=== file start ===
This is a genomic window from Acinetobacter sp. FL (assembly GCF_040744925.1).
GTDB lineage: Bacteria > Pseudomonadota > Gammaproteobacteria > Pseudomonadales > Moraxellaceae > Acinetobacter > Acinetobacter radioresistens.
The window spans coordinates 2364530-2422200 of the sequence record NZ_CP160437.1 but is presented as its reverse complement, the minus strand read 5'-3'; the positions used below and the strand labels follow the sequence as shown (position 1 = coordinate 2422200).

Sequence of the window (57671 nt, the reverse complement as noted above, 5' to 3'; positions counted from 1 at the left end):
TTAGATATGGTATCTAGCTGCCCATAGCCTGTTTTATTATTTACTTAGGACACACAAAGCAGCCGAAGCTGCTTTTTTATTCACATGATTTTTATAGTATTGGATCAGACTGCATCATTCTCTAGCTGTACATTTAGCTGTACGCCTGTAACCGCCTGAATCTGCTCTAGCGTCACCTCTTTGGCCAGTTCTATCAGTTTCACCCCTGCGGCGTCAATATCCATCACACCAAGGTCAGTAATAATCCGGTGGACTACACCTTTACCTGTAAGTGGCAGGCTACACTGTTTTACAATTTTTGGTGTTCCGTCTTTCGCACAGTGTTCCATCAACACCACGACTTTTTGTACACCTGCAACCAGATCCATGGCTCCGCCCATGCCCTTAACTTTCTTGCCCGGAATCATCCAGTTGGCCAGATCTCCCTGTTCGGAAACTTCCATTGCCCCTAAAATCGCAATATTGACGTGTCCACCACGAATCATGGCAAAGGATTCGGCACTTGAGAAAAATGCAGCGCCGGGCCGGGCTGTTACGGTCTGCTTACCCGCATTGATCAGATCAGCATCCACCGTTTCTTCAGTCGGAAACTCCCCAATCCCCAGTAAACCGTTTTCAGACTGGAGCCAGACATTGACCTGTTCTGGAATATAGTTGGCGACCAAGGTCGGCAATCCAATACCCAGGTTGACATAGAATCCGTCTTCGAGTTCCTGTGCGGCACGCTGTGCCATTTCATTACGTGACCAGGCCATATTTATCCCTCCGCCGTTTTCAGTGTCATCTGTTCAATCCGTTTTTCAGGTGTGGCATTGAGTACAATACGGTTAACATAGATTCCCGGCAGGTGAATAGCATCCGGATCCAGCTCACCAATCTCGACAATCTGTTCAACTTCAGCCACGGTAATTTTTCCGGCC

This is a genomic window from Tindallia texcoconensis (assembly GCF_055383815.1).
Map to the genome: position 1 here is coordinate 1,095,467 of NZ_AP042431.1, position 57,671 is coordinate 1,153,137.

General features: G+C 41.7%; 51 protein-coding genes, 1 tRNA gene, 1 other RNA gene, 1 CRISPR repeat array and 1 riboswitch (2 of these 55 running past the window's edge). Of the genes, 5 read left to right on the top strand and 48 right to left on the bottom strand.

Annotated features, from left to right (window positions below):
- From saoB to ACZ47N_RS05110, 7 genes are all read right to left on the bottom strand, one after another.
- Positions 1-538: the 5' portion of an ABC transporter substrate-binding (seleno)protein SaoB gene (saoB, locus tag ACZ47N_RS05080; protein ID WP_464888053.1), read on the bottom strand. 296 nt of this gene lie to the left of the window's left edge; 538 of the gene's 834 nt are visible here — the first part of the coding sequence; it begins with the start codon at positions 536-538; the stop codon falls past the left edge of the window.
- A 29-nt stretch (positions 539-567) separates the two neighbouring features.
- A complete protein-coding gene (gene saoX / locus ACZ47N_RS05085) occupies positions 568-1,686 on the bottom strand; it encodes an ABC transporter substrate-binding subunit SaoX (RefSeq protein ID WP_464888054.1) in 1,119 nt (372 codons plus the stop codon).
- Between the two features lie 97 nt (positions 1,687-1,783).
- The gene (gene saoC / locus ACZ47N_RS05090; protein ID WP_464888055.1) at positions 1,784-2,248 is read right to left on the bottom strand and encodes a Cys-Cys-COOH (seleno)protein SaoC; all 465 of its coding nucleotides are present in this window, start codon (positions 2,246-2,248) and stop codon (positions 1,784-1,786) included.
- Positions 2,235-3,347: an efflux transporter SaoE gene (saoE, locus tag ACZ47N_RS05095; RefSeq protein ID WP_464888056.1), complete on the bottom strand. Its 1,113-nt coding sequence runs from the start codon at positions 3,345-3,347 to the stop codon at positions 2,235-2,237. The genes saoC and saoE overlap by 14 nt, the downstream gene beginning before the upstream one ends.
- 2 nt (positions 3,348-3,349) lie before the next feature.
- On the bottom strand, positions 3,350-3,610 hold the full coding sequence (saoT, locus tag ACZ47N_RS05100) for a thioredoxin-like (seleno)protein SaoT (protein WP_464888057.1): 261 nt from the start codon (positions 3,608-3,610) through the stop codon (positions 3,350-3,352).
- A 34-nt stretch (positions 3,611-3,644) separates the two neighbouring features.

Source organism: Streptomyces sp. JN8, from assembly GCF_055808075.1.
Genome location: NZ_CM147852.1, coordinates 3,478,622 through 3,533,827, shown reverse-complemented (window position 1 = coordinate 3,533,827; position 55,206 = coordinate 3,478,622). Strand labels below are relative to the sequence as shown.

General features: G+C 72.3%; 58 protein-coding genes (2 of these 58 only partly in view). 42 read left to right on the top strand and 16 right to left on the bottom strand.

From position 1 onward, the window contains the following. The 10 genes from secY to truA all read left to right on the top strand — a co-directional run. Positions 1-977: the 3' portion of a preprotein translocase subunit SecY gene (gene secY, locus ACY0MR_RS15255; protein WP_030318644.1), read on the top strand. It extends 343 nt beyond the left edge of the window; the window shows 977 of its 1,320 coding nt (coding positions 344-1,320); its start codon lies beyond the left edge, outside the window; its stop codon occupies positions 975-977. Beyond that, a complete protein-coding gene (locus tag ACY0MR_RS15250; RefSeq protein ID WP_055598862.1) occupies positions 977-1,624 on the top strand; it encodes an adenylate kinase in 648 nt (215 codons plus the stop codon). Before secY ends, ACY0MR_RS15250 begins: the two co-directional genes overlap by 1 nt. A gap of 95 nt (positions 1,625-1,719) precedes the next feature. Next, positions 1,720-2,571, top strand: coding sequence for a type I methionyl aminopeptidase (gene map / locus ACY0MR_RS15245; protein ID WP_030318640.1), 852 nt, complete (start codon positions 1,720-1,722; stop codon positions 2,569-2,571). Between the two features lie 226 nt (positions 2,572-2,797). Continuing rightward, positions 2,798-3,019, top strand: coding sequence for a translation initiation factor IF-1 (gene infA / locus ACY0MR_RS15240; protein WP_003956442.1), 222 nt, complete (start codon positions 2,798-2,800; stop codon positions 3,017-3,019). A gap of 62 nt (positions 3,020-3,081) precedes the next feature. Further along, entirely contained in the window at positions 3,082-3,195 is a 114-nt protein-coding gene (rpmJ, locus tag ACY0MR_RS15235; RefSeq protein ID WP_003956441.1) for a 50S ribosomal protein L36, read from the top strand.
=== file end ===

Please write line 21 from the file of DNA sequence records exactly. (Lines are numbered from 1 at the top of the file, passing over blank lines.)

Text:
Genome location: NZ_CM147852.1, coordinates 3,478,622 through 3,533,827, shown reverse-complemented (window position 1 = coordinate 3,533,827; position 55,206 = coordinate 3,478,622). Strand labels below are relative to the sequence as shown.